Life in LA January 22, 2022


Did you know that households in California must now contribute actively to a greener future?  As of January 2022, Californians are required to compost their food waste and food soiled paper (think pizza boxes and coffee filters). These efforts will divert tons of food waste from local landfills, reducing methane gas and creating organic compost, which recycles important nutrients back into the soil when applied. Plant and food waste in landfills contributes to global warming: as they decompose, the potent greenhouse gas methane is produced. Diverting food waste to compost facilities or a home composter allows the materials to break down organically.

Both businesses and residents must compost food scraps per SB 1383. Former Governor Jerry Brown signed the bill into law in 2016; municipalities and waste management services and utilities are striving to comply. Full compliance is mandated by 2024 when fines and enforcement will go into effect initially on the municipal level. Depending on where you live, food waste can be added to weekly yard waste pick-ups, saved for local composting organizations (LACompost organizes farmer’s market drop-offs) or if you’re the DIY-type, composted at home.

LA Sanitation and Environment offers free home composting and gardening seminars to those who want to learn more and dig deeper into the process, which begins at the kitchen counter. Nifty compost pails, 100% compostable bags (BioBag and EcoSafe are two popular brands) or even paper bags can be used to collect scraps, unwanted leftovers or spoiled foods. Compostable paper towels, napkins, paper plates, coffee filters and tea bags are among the non-food items that can also be recycled this way.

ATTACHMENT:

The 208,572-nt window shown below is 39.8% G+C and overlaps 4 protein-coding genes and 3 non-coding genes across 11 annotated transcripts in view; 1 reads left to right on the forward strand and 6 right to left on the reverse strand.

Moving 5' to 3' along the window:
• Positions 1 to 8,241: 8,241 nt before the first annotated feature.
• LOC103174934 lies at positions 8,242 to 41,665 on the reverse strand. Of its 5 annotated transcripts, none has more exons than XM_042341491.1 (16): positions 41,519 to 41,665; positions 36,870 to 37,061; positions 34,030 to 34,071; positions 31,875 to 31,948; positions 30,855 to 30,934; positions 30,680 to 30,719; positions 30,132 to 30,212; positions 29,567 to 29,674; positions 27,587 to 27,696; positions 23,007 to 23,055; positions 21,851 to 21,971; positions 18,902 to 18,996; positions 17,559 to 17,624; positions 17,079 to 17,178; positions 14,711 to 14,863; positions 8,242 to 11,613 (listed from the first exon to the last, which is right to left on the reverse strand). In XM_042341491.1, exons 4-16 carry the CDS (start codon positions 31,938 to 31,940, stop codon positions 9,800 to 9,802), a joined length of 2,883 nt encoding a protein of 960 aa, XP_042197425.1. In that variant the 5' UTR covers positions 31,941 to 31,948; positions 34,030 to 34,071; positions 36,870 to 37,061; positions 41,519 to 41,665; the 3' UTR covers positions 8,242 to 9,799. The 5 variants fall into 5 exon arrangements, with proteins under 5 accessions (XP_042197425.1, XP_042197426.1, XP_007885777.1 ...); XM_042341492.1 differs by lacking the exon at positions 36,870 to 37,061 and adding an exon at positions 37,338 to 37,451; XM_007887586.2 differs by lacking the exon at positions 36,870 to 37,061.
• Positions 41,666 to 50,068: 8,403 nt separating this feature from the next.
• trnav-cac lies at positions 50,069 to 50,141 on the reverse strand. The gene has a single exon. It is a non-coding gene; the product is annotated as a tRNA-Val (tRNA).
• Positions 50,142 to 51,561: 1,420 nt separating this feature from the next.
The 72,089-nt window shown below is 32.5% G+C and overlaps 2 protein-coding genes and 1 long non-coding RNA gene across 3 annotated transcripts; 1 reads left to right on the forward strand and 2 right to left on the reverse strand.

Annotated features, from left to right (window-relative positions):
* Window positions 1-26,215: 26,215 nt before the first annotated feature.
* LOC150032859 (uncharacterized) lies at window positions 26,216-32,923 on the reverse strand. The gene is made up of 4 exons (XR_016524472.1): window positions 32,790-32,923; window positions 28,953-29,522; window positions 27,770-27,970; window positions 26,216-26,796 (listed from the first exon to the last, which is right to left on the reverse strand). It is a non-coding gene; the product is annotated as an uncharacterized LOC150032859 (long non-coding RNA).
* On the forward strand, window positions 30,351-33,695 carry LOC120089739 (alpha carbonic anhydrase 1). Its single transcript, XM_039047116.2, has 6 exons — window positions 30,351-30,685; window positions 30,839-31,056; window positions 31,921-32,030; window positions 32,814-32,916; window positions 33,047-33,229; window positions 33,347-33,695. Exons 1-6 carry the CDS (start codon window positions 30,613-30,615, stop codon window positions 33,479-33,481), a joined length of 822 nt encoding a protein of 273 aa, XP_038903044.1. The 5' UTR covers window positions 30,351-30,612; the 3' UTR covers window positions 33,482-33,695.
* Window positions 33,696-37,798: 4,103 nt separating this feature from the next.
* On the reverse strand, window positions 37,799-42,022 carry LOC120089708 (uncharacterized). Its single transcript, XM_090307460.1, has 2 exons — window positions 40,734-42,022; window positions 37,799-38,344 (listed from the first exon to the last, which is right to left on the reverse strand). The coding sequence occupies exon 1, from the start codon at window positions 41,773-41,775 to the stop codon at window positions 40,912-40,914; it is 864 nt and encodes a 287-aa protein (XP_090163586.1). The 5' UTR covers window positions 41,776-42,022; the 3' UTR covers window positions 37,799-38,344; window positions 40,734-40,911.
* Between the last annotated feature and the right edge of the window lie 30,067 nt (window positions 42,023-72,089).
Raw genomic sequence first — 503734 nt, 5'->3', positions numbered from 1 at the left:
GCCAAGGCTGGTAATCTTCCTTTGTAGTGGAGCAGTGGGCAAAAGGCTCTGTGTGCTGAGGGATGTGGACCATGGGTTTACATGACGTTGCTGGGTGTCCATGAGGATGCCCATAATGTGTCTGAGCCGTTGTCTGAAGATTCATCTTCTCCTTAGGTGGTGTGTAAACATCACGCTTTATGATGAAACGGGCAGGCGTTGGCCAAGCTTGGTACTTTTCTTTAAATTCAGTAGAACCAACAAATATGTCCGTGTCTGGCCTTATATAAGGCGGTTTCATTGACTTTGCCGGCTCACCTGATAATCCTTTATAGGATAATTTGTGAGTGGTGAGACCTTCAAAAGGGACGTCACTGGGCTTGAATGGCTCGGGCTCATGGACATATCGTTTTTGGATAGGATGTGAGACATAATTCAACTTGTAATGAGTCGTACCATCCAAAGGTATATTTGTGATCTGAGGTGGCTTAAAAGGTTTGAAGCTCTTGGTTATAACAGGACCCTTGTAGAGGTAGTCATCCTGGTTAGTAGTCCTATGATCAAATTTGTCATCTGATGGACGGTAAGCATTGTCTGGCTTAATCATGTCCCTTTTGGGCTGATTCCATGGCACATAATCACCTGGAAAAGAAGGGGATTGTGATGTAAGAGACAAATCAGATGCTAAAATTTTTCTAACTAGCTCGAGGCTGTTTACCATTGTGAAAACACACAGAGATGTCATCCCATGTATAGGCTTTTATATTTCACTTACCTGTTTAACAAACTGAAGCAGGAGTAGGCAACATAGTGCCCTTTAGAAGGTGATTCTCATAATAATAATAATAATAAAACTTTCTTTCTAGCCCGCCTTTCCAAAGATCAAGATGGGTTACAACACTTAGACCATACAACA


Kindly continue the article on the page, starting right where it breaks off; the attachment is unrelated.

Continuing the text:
You can place food scraps directly into your kitchen food scrap container or you can line it with a paper bag. Regular plastic bags aren’t recyclable per se; if you must use a bag to transport, 100% compostable bags are recommended. Some Calif. municipalities like Napa have robust food waste recycling programs already in place; Los Angeles began a pilot program (distributing compost pails to 18,000 households) allowing residents to combine food debris into their 90-gallon green yard waste containers. LA County residents can also participate in food waste recycling. In Beverly Hills, food scraps can be co-mingled with yard waste in the large green bins.

Diverting food scraps from landfills is an easy way to contribute to improving the environment one household or business at a time.



With all the concerning economic data being reported, the number one question I’m getting is, “How is this impacting our local real estate market?” I’ve noticed two things that I haven’t seen since the pandemic started: more houses for sale and more reductions in asking prices.

According to Market Quest, Beverly Hills had a 21% increase in the number of properties for sale in May over April. Westwood, Brentwood and Hancock Park (based on zip codes 90024, 90049 and 90020) show inventory growing by 3%, 12% and 10% respectively.

From the Multiple Listing Service, the percentage of homes currently on the market or in escrow, which have taken a price reduction are: 26% in Beverly Hills, 9% in Westwood (90024), 16% in Brentwood (90049) and 33% in Hancock Park (90020).

There is still a lot of pent-up buyer demand. The market is at an inflection point moving from being a hot seller’s market to, hopefully, a better balance of power between buyers and sellers. Stay tuned!

As always, I’m here to answer your questions regarding the residential real estate market. And on request, I’m happy to send you a link to my comprehensive Historic Home Report.